products to the High Arctic. As with the many conferences in the rest of Canada, it is a challenge
for the SOPF to have a representative available to attend the semi-annual meetings held by the
Canadian Marine Advisory Council (CMAC) in Northern communities. The participants at those
CMAC meetings represent the federal and territorial governments, and a range of sealift operators
from the marine shipping industry.
Fortunately, to date, no significant ship-source oil pollution has occurred in Arctic waters. The sealift
managers attribute their operational success and safety record in protecting the northern marine
environment to the high classification standards of the commercial ships deployed in regions of
the Arctic. Moreover, the experience and training for shipboard officers and crew are contributing
factors to the prevention of oil spills. The Administrator is cognizant of the fact that, in the Arctic,
shipowners do not have the ability to contract with a certified Canadian response organization for
preparedness and response to oil spills. There is no response organization north of 60 degrees latitude.
Response in this region therefore rests entirely with the Canadian Coast Guard.
The commercial shipping activity throughout the Arctic regions is increasing substantially. Commercial
transits of the Northwest Passage are becoming an annual occurrence and are expected
to expand in the future. Also, adventure cruises are being conducted annually. Significant in this
regard was the incident involving the Bahamian-registered cruise ships, Clipper Adventurer, which
ran aground in late August 2010 in the Coronation Gulf. Approximately at the same time, the
Canadian-registered tanker, Nanny, loaded with diesel fuel, went aground near Gjoa Haven. Luckily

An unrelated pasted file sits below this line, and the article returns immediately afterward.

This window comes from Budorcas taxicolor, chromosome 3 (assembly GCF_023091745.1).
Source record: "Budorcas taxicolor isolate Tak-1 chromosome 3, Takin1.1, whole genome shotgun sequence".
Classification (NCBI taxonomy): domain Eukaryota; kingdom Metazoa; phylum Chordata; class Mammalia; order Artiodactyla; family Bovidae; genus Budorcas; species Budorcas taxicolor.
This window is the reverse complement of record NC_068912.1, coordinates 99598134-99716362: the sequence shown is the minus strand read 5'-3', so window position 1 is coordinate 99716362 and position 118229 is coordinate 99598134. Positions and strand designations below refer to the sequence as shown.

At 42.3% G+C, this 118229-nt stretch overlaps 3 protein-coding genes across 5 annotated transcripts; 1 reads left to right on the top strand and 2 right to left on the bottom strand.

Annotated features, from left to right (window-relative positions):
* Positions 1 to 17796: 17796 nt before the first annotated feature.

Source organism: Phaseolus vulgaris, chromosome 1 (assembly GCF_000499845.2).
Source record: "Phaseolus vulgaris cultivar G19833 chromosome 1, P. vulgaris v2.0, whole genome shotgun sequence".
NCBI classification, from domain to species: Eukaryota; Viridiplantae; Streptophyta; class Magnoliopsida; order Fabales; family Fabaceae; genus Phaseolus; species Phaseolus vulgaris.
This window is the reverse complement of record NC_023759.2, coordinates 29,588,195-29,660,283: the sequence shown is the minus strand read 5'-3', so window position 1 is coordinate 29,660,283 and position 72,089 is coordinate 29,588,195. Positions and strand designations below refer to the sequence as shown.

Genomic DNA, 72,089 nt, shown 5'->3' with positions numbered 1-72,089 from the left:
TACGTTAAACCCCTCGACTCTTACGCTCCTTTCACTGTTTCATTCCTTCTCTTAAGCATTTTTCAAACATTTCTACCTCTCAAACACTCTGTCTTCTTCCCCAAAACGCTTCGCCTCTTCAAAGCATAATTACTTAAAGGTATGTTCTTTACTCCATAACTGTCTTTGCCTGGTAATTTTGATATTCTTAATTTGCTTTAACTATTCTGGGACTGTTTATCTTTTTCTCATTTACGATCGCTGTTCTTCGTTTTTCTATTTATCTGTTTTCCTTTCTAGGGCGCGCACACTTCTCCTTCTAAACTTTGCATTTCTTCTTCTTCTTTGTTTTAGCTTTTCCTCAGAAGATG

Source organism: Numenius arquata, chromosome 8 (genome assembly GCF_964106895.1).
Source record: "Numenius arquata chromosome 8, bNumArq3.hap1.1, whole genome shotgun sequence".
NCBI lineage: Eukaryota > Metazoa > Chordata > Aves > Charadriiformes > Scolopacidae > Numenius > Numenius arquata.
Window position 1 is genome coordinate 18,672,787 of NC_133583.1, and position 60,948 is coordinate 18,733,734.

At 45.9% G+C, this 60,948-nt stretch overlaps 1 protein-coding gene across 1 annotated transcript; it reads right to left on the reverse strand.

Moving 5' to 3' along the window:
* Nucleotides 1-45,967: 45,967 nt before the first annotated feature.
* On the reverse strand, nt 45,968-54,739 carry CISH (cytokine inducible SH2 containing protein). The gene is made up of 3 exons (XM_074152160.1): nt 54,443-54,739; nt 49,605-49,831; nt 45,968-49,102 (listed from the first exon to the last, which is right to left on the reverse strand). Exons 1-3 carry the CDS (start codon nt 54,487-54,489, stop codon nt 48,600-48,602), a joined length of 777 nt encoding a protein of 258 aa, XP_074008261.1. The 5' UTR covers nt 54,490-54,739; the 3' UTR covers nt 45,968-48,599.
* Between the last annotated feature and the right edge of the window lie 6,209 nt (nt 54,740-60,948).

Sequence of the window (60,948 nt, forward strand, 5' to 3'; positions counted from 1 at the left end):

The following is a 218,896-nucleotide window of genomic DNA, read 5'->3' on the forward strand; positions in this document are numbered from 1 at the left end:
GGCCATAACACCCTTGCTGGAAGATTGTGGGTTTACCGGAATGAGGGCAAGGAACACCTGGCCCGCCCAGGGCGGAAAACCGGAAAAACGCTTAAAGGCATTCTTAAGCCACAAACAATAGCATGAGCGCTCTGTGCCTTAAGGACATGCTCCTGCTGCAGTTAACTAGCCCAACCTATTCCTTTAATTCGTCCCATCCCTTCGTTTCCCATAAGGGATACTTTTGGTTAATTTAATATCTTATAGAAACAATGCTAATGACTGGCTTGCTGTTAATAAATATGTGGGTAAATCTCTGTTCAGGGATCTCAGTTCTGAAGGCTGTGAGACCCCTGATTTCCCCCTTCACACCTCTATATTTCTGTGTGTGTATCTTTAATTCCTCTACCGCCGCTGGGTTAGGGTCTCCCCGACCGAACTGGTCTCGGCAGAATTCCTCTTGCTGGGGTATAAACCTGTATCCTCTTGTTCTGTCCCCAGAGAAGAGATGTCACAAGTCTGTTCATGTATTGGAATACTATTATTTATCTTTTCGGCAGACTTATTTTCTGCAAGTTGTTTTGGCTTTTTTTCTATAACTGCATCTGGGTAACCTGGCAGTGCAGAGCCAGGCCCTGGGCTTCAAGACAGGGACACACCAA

there was no oil spill in either incident –sections 2.39 and 2.40 refer.
Mention has already been made in the last Annual Report concerning amendments to the Marine
Liability Act contained in Chapter 21 of the Statutes of Canada, 2009. Those amendments, as anticipated,
have not materially affected the claims settlement procedures of the SOPF. The administrative
work of the Fund, however, has continued to increase. The Fund now has three full-time
employees to deal with this increased administrative burden. Some of the increases are dictated by
the amendments to the Marine Liability Act, referred to above, aimed at promoting greater transparency
in the affairs of the SOPF, for example, the statutory requirement of an annual audit, but
other factors have also contributed to this aspect of the work. The following outlines some specific
challenges and opportunities encountered by the SOPF in the last fiscal year:
- Completing the re-location of the SOPF offices to 180 Kent Street with the assistance of
Public Works and Government Services Canada and Transport Canada;
- Negotiating health and employment benefits for employees and, subject to applicable
conditions, making contributions to registered retirement savings plans;
- Concluding the Memorandum of Understanding with Transport Canada and subsequent
commencement of invoicing from various departmental service providers;
- Participating at learning events for Heads of Federal Agencies and exchange of information
with various networks of small federal agencies and departments; and
- Concerted effort with Transport Canada to obtain information on oil movement in
Canada as part of the Administrator’s in-depth review of reports of contributing oil for
the purposes of the International Oil Pollution Compensation Fund (IOPC Fund).
The Administrator welcomes his periodic meetings with the Commissioner of the Canadian Coast
Guard and his staff. These meetings are useful to promote mutual understanding, particularly of the
claims process and the need for timely and detailed submission of claims to the SOPF.
The growth experienced in recent years, in both core administrative work, has resulted in the transformation
of the SOPF. While the increased volume of claims has produced a heavier workload for
the marine consultants and the Administrator, it has also had a rippling effect administratively. With
this growth, it has been important to establish a more permanent and specialized staff to ensure both
claims work and administrative matters are dealt with effectively and efficiently. It is foreseen that
these issues will present ongoing and new challenges for the SOPF for years to come.